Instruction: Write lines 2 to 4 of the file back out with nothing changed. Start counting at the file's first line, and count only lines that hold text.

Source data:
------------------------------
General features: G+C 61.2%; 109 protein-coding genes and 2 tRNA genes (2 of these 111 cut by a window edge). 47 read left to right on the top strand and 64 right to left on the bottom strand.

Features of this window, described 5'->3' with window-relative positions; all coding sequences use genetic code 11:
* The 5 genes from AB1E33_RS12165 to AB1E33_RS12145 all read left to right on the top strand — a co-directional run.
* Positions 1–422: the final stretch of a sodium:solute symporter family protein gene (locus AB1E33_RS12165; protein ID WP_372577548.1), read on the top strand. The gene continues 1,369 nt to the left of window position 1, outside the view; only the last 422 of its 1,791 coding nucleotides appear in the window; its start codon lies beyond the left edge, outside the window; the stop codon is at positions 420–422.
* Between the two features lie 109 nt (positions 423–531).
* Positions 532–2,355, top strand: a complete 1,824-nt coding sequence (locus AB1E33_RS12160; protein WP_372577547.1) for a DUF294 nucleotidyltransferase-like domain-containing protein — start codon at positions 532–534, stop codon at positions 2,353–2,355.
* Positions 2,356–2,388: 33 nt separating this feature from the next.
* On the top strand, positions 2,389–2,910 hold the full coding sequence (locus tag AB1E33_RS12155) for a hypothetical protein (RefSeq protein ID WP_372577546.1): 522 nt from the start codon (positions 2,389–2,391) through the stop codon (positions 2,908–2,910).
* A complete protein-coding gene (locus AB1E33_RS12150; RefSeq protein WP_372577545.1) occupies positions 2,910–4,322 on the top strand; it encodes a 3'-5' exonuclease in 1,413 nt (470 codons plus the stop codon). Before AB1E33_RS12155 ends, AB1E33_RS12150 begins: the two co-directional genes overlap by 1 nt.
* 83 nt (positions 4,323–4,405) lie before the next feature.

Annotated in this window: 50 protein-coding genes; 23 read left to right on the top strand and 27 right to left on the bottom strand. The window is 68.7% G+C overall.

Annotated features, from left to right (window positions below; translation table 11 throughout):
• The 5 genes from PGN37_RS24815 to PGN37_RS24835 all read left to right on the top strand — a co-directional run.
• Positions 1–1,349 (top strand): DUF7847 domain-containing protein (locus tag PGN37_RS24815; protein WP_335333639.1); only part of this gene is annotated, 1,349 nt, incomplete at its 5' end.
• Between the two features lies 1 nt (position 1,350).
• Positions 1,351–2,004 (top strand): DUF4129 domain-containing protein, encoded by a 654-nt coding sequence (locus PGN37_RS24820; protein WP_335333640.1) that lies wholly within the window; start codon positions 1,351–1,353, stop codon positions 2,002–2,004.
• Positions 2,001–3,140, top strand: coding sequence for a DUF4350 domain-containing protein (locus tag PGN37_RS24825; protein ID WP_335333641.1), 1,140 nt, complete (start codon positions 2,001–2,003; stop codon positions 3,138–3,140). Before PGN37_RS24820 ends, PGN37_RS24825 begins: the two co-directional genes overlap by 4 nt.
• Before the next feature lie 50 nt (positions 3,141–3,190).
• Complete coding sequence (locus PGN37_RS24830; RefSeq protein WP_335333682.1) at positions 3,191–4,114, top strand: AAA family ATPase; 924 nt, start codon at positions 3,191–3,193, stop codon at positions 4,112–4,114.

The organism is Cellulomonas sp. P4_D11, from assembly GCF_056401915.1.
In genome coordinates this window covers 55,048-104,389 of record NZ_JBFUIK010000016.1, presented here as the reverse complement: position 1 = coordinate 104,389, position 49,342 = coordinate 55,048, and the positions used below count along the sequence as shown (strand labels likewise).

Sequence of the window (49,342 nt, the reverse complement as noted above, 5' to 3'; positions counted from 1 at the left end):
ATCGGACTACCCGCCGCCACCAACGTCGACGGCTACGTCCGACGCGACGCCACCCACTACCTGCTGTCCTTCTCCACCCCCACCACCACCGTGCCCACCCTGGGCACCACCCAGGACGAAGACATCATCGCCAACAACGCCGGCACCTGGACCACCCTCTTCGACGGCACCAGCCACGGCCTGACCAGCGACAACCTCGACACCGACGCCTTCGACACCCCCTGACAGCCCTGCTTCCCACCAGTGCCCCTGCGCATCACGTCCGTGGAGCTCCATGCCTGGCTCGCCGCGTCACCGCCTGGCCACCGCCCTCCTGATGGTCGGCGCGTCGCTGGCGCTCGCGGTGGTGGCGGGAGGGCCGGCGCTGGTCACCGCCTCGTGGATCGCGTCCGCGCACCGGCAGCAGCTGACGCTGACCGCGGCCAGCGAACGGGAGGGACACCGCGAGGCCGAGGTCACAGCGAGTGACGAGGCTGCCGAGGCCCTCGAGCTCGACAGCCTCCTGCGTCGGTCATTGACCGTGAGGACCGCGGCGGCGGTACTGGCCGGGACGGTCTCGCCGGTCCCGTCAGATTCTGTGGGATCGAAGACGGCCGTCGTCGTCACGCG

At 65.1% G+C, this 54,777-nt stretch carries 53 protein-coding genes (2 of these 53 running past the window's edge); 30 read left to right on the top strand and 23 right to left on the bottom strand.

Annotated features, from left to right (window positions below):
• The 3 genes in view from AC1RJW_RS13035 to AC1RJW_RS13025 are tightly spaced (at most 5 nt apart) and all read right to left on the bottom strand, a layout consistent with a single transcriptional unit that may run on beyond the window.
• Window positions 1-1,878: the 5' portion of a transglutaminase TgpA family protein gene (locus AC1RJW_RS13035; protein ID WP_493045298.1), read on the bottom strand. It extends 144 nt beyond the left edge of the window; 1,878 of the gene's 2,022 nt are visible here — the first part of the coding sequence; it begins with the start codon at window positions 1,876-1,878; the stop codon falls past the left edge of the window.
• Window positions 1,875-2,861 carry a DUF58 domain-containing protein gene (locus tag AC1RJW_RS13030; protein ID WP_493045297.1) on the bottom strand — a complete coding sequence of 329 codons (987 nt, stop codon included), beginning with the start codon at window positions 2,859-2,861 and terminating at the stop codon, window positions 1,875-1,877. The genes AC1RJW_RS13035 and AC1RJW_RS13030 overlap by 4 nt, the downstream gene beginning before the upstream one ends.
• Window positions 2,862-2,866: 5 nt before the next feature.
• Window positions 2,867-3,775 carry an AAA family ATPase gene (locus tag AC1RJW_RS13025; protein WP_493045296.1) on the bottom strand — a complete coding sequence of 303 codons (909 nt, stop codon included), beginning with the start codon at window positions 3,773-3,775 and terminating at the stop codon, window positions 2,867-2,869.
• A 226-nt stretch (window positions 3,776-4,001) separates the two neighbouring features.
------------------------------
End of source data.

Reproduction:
Features of this window, described 5'->3' with window-relative positions; all coding sequences use genetic code 11:
* The 5 genes from AB1E33_RS12165 to AB1E33_RS12145 all read left to right on the top strand — a co-directional run.
* Positions 1–422: the final stretch of a sodium:solute symporter family protein gene (locus AB1E33_RS12165; protein ID WP_372577548.1), read on the top strand. The gene continues 1,369 nt to the left of window position 1, outside the view; only the last 422 of its 1,791 coding nucleotides appear in the window; its start codon lies beyond the left edge, outside the window; the stop codon is at positions 420–422.